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Why India’s SpiceJet struggles to stay aloft
December 20, 2014, 3:25 pm

Two years ago, Indians watched with dismay as Kingfisher Airlines, the popular carrier founded by liquor tycoon Vijay Mallya, cut its flight schedule, lost its credit lines from airports and fuel companies, then collapsed under a mountain of debt. Today, Indian travellers, bankers and policymakers are alarmed that SpiceJet, the country’s second-largest airline by domestic passenger share, appears on a similar course.

After cutting its daily flights from 332 to 230 in the past two months to cope with a severe liquidity crunch, SpiceJet is struggling to secure new capital to stay aloft. Kapil Kaul, South Asia chief executive for the Centre for Asia Pacific Aviation, estimates that the once-profitable carrier needs $300m-$350m for a revival, after reporting five consecutive quarters of losses.

After seeking a new strategic partner for the past two years, Kalanithi Maran, the Chennai-based media magnate who took a controlling stake in the airline in 2010, is under pressure to provide a cash lifeline. But Maran, whose brother was telecom minister in the previous Congress-led government, has other problems. The Maran brothers are facing criminal charges in connection with a controversial 2006 telecom deal, and are facing the potential seizure of some of their assets. The family denies any wrongdoing.

“Without significant and immediate promoter funding, I see no future,” Kaul said in a note. “I expect things to deteriorate further, and see a massive rush for refund claims.” Indians are already bracing for an imminent shutdown. On Monday, Indian media reported that SpiceJet had warned its pilots of a possible disruption to services, amid concerns that Prime Minister Narendra Modi’s government was poised to end the airline’s credit lines from state-owned airports and fuel suppliers.

While New Delhi has apparently decided to keep the credit taps open in view of the upcoming peak holiday season, analysts say the government’s handling of SpiceJet’s troubles has exacerbated the carrier’s woes. Ashok Gajapathi Raju, aviation minister, complained this month that SpiceJet’s troubles were “giving us a heart attack”. Days later, the government banned SpiceJet from taking bookings for more than 30 days in advance, triggering a wave of cancellations from existing ticket-holders and cutting off its only potential source of revenues.

New Delhi also cancelled the airline’s valuable arrival and departure slots, making the carrier less attractive to potential investors. “The minister hasn’t helped matters much by making comments that hurt confidence,” says Neelam Mathews, a New Delhi-based aviation analyst and contributing editor to Aviation International News.

Kaul also criticised the government, saying it had undermined a fragile carrier at a critical juncture. Though aviation authorities must remain vigilant on safety issues, he said in a note last week, “the government shouldn’t be seen as aiding an airline closure”. But analysts say that the Maran family must also shoulder blame for costly decisions, including the acquisition of new Bombadier Q-400 aircraft to connect smaller locations, rather than relying on a single aircraft type, like most budget carriers.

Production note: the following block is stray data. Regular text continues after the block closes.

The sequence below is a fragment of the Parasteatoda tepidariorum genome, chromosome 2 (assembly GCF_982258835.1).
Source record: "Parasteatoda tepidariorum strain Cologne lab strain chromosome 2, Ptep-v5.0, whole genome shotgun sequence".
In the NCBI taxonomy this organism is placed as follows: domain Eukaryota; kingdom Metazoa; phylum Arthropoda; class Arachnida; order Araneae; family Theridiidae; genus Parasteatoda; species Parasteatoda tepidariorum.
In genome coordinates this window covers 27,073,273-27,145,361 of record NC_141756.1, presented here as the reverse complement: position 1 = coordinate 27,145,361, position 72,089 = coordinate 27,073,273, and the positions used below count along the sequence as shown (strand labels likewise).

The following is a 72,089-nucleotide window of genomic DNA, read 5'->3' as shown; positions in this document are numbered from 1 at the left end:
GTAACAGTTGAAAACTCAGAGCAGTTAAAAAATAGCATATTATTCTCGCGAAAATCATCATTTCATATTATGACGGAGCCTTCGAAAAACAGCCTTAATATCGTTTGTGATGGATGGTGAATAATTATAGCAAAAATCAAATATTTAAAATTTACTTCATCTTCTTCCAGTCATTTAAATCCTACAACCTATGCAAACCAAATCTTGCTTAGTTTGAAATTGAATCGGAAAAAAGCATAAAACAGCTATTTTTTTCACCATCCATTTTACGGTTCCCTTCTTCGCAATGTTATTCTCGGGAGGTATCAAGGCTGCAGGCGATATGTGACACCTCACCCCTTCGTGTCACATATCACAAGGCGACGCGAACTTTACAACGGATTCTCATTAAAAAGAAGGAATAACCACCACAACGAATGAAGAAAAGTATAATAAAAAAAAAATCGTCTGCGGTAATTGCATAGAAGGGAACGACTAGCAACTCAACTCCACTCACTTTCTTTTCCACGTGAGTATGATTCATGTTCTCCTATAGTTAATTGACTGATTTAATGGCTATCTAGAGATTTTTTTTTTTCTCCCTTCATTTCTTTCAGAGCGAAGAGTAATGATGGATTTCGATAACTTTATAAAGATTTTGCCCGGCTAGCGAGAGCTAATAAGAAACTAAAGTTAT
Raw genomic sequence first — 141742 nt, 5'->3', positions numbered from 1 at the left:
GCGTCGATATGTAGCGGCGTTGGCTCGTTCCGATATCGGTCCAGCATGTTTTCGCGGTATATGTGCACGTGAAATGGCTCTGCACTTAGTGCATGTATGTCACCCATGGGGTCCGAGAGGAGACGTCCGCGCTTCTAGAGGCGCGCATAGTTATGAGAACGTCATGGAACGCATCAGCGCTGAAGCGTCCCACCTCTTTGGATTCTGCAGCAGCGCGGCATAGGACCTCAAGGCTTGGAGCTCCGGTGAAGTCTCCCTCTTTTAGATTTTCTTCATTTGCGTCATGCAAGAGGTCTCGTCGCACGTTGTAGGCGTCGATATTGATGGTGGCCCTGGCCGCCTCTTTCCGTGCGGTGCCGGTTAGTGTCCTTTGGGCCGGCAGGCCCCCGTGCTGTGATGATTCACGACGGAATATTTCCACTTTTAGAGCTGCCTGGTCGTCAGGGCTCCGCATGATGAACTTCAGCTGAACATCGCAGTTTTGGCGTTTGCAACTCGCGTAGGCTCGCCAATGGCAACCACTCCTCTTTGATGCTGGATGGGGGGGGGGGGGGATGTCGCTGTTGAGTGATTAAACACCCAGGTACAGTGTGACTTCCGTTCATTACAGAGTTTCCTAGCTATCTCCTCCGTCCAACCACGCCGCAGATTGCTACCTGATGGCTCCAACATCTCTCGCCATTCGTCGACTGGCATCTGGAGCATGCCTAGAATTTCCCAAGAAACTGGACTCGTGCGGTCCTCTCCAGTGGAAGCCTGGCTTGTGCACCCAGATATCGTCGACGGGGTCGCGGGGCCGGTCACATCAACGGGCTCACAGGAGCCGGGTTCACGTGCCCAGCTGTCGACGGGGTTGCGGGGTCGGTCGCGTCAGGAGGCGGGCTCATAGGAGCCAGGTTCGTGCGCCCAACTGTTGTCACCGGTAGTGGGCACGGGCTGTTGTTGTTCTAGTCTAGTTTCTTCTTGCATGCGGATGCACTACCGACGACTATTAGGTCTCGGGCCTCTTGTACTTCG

The airline’s recent spate of “flash sales”, offering tickets at bargain prices to raise working capital, has also been criticised by industry analysts.
The crisis at SpiceJet comes as India’s domestic airlines — all but one of which have been losing money for years — are looking to benefit from low global oil prices and an expected economic rebound.

Overseas interest in India’s aviation potential is also increasing, as foreign carriers make long-term bets on an underdeveloped market, following the opening of the Indian skies to foreign airline investment.

Last year Etihad purchased a 24 per cent stake in Jet Airways, India’s oldest surviving private airline that has not reported an annual profit since 2007, and is helping Jet to turn round its business. Both Singapore Airlines and low-cost carrier AirAsia have tied up with India’s Tata Group to set up new domestic airlines.

AirAsia India started flights earlier this year from Bangalore to several small city destinations. The Singapore Airlines-Tata venture received its air operator permit on Monday and its new full-service carrier, called Vistara, is due to take-off soon.

But analysts say SpiceJet’s troubles and the losses of other Indian carriers are a warning to investors of the tough times ahead, especially if oil prices rebound. India has the highest jet fuel taxes in the world, and some of the world’s most price-sensitive passengers — a combination underpinning the aviation industry’s $10bn in accumulated losses over the past seven years. Only India’s largest airline, IndiGo, which started flying in 2006 and now has 32 percent per cent share of the domestic market, has eked out profits.

“If you have seven airlines and six are making losses quarter after quarter, the government is partly to blame,” says Amber Dubey, a partner at KPMG. “It can’t just be that all the airlines are full of incompetents. There is a systemic problem, and a systemic problem can only be resolved by the government.”

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